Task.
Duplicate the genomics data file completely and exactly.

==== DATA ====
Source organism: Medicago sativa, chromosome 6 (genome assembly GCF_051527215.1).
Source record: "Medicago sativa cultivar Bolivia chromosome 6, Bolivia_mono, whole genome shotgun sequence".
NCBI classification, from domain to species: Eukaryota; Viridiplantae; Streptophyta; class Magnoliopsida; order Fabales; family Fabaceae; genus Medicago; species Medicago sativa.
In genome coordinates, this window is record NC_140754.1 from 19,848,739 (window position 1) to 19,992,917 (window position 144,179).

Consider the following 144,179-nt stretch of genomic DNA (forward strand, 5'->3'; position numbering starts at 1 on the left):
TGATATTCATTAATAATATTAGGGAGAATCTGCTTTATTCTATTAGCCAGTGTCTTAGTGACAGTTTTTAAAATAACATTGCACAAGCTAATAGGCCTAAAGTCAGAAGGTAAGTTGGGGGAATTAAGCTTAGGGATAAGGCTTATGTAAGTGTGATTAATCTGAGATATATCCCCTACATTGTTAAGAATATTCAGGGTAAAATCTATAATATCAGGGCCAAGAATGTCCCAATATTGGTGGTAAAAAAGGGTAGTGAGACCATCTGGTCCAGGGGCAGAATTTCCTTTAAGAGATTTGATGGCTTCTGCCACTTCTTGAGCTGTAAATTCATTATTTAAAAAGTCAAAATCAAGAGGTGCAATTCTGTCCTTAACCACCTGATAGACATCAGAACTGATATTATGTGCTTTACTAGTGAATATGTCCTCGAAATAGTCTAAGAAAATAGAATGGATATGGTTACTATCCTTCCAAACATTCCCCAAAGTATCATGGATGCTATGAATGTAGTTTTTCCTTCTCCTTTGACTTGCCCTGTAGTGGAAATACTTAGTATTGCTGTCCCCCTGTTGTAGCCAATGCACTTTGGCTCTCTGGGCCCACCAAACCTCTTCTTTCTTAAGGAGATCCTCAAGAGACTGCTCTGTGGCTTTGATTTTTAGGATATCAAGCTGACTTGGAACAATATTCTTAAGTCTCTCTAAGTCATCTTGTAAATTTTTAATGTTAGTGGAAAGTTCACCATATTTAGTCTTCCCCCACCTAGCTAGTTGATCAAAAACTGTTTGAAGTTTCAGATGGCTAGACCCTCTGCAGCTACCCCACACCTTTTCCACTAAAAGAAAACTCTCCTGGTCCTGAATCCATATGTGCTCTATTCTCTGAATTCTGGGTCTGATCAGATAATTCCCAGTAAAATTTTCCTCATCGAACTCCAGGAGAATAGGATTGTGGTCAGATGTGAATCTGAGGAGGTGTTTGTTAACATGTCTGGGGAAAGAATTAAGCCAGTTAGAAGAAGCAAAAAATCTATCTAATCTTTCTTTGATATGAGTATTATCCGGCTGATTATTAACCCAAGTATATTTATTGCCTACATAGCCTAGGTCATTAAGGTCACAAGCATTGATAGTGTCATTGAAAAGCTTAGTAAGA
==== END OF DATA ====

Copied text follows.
Source organism: Medicago sativa, chromosome 6 (genome assembly GCF_051527215.1).
Source record: "Medicago sativa cultivar Bolivia chromosome 6, Bolivia_mono, whole genome shotgun sequence".
NCBI classification, from domain to species: Eukaryota; Viridiplantae; Streptophyta; class Magnoliopsida; order Fabales; family Fabaceae; genus Medicago; species Medicago sativa.
In genome coordinates, this window is record NC_140754.1 from 19,848,739 (window position 1) to 19,992,917 (window position 144,179).

Consider the following 144,179-nt stretch of genomic DNA (forward strand, 5'->3'; position numbering starts at 1 on the left):
TGATATTCATTAATAATATTAGGGAGAATCTGCTTTATTCTATTAGCCAGTGTCTTAGTGACAGTTTTTAAAATAACATTGCACAAGCTAATAGGCCTAAAGTCAGAAGGTAAGTTGGGGGAATTAAGCTTAGGGATAAGGCTTATGTAAGTGTGATTAATCTGAGATATATCCCCTACATTGTTAAGAATATTCAGGGTAAAATCTATAATATCAGGGCCAAGAATGTCCCAATATTGGTGGTAAAAAAGGGTAGTGAGACCATCTGGTCCAGGGGCAGAATTTCCTTTAAGAGATTTGATGGCTTCTGCCACTTCTTGAGCTGTAAATTCATTATTTAAAAAGTCAAAATCAAGAGGTGCAATTCTGTCCTTAACCACCTGATAGACATCAGAACTGATATTATGTGCTTTACTAGTGAATATGTCCTCGAAATAGTCTAAGAAAATAGAATGGATATGGTTACTATCCTTCCAAACATTCCCCAAAGTATCATGGATGCTATGAATGTAGTTTTTCCTTCTCCTTTGACTTGCCCTGTAGTGGAAATACTTAGTATTGCTGTCCCCCTGTTGTAGCCAATGCACTTTGGCTCTCTGGGCCCACCAAACCTCTTCTTTCTTAAGGAGATCCTCAAGAGACTGCTCTGTGGCTTTGATTTTTAGGATATCAAGCTGACTTGGAACAATATTCTTAAGTCTCTCTAAGTCATCTTGTAAATTTTTAATGTTAGTGGAAAGTTCACCATATTTAGTCTTCCCCCACCTAGCTAGTTGATCAAAAACTGTTTGAAGTTTCAGATGGCTAGACCCTCTGCAGCTACCCCACACCTTTTCCACTAAAAGAAAACTCTCCTGGTCCTGAATCCATATGTGCTCTATTCTCTGAATTCTGGGTCTGATCAGATAATTCCCAGTAAAATTTTCCTCATCGAACTCCAGGAGAATAGGATTGTGGTCAGATGTGAATCTGAGGAGGTGTTTGTTAACATGTCTGGGGAAAGAATTAAGCCAGTTAGAAGAAGCAAAAAATCTATCTAATCTTTCTTTGATATGAGTATTATCCGGCTGATTATTAACCCAAGTATATTTATTGCCTACATAGCCTAGGTCATTAAGGTCACAAGCATTGATAGTGTCATTGAAAAGCTTAGTAAGA